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Discussion Starter · #1 ·
A co-worker of mine shared the following link with me and I wish to do the same here:

Condos Expected To Lead Residential Surge To Downtown Raleigh

I would post the entire article, but there is a little copyright notice at the end which may not allow me to do so... legally. Please feel free to visit the link and share your thoughts. The story is very small and easy to read. For those who are not as familiar with DT Raleigh, the condo building in the photo is the 5-story Dawson, which is nearly completed. This project is a classic case of downscaling; it started as a 15-story tower, only to become victim of slow market :(

My take on the article is this: DT Raleigh is following the same patterns any other developing city is. The numbers mentioned in the article are interesting and I would like to create a little summary:
  • Today, more than 3000 people call DT Raleigh their home.
  • About 1200 residential units are currently in the works.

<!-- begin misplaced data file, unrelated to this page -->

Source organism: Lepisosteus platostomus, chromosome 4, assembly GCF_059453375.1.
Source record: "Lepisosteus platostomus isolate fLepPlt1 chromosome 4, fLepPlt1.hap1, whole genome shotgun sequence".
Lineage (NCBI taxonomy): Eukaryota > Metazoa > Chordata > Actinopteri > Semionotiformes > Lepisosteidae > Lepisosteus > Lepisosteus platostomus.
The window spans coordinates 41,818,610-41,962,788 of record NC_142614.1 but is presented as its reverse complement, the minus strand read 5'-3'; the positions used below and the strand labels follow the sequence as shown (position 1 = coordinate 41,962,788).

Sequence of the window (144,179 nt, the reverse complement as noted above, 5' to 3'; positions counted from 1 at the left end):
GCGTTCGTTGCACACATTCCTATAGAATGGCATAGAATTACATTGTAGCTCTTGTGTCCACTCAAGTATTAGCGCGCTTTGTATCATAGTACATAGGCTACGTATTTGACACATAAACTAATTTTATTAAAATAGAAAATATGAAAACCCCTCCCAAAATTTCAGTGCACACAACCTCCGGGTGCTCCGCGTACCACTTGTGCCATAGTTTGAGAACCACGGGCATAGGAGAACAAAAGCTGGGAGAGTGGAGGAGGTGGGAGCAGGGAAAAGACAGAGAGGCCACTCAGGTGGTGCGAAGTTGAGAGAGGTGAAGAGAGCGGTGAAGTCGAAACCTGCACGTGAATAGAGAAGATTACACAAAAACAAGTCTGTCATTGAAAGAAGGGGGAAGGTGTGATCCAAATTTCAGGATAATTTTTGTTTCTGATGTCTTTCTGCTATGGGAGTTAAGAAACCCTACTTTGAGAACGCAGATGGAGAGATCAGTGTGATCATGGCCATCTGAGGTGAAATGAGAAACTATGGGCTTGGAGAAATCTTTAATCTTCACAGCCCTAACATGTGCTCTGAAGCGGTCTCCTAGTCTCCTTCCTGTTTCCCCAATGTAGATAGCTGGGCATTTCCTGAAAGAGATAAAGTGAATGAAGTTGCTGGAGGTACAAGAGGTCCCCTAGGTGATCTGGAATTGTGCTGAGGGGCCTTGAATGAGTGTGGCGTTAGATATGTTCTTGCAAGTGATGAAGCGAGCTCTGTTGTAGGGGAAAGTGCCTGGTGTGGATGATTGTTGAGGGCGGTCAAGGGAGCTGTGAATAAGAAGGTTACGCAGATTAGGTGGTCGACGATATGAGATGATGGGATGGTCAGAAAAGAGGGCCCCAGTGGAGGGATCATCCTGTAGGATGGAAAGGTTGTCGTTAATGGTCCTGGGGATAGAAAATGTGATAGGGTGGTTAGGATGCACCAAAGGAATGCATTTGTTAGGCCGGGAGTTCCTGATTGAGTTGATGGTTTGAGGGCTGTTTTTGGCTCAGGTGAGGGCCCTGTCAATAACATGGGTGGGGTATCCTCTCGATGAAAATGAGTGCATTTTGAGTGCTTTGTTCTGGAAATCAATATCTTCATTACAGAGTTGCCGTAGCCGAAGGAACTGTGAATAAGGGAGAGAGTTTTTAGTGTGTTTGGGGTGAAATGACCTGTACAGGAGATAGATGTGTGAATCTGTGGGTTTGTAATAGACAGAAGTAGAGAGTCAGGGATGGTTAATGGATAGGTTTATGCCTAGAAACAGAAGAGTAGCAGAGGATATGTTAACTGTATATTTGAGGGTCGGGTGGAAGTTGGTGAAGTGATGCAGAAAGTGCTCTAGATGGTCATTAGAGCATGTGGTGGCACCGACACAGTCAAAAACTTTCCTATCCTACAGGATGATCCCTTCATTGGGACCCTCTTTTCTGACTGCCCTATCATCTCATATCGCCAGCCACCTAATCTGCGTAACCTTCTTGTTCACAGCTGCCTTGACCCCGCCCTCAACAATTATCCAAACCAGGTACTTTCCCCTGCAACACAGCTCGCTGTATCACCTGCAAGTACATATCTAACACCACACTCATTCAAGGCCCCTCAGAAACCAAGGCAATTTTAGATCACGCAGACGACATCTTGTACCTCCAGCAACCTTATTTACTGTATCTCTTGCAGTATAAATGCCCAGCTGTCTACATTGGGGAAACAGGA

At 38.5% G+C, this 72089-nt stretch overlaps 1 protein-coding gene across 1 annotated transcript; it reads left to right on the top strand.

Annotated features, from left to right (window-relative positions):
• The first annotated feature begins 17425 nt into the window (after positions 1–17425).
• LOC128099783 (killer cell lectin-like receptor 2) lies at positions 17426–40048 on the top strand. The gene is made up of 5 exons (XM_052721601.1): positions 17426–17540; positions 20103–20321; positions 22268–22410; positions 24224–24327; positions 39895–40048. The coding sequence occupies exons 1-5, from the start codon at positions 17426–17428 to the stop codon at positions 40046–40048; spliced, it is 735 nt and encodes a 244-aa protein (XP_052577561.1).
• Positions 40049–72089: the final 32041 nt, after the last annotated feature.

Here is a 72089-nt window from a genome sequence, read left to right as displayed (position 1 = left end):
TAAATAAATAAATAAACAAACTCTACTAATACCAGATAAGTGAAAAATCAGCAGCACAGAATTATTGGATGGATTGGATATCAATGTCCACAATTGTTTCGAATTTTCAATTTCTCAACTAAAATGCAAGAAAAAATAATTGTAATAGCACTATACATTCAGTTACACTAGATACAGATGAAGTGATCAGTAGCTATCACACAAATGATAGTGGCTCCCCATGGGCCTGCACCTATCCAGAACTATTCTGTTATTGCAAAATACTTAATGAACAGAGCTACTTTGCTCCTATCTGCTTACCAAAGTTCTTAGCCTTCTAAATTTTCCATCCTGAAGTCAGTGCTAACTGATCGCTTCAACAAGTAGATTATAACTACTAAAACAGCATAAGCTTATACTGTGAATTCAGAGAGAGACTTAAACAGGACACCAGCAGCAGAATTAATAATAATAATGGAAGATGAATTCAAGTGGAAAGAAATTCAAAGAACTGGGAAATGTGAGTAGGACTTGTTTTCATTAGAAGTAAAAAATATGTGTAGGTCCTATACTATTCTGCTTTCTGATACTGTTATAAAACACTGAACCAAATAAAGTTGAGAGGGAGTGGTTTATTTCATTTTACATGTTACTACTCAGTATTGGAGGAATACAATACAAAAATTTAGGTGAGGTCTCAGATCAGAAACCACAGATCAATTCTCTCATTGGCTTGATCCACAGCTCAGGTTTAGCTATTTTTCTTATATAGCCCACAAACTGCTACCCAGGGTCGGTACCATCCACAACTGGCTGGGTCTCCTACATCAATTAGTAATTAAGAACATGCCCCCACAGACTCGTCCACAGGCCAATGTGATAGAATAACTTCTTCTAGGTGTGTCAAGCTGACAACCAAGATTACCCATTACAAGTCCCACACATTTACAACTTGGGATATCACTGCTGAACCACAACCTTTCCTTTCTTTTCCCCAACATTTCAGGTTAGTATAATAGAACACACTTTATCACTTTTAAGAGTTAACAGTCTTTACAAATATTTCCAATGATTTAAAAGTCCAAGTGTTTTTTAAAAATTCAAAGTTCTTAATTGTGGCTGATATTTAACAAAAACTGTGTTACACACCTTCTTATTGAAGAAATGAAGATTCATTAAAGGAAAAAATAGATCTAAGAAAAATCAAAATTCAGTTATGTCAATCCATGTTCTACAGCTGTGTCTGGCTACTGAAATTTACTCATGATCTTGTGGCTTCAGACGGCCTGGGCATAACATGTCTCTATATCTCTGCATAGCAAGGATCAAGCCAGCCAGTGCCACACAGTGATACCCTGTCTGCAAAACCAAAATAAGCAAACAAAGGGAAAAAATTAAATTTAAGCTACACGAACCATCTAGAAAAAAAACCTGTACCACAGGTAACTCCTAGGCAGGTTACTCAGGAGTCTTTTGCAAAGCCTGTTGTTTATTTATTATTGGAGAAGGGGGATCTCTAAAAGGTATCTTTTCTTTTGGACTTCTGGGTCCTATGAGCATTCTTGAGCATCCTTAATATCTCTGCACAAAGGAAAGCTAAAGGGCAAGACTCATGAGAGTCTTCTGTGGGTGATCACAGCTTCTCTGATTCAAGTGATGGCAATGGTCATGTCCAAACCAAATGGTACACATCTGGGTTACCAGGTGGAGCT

• The city expects another 400 units to be built at the South End District after the current convention center gets demolished.
  • City leaders project that 10,000 units will be added in the next 10 years.
All these numbers paint a positive image of DT Raleigh and I surely hope the city's projections are accurate and realistic. I will not be surprised at all if the future number of residential units surpasses 10,000 in less than 10 years. The 21-story [unrevealed] residential project and the proposed Reynolds tower are great examples of what momentum and enthusiasm can do. What we are witnessing all over the South - downtown revitalization efforts and luring of residents to the core - should also affect Raleigh.

Nothing major, but the above article succeeds in introducing WRAL's audience to the core of our city and familiarize them with the on-going efforts to bring back the glorious days of DT Raleigh, when people used to live, work and play within walking distance.
 

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This is great news for downtown Raleigh.....the local news should spend more time on the positive aspects of the city!
 

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Discussion Starter · #3 ·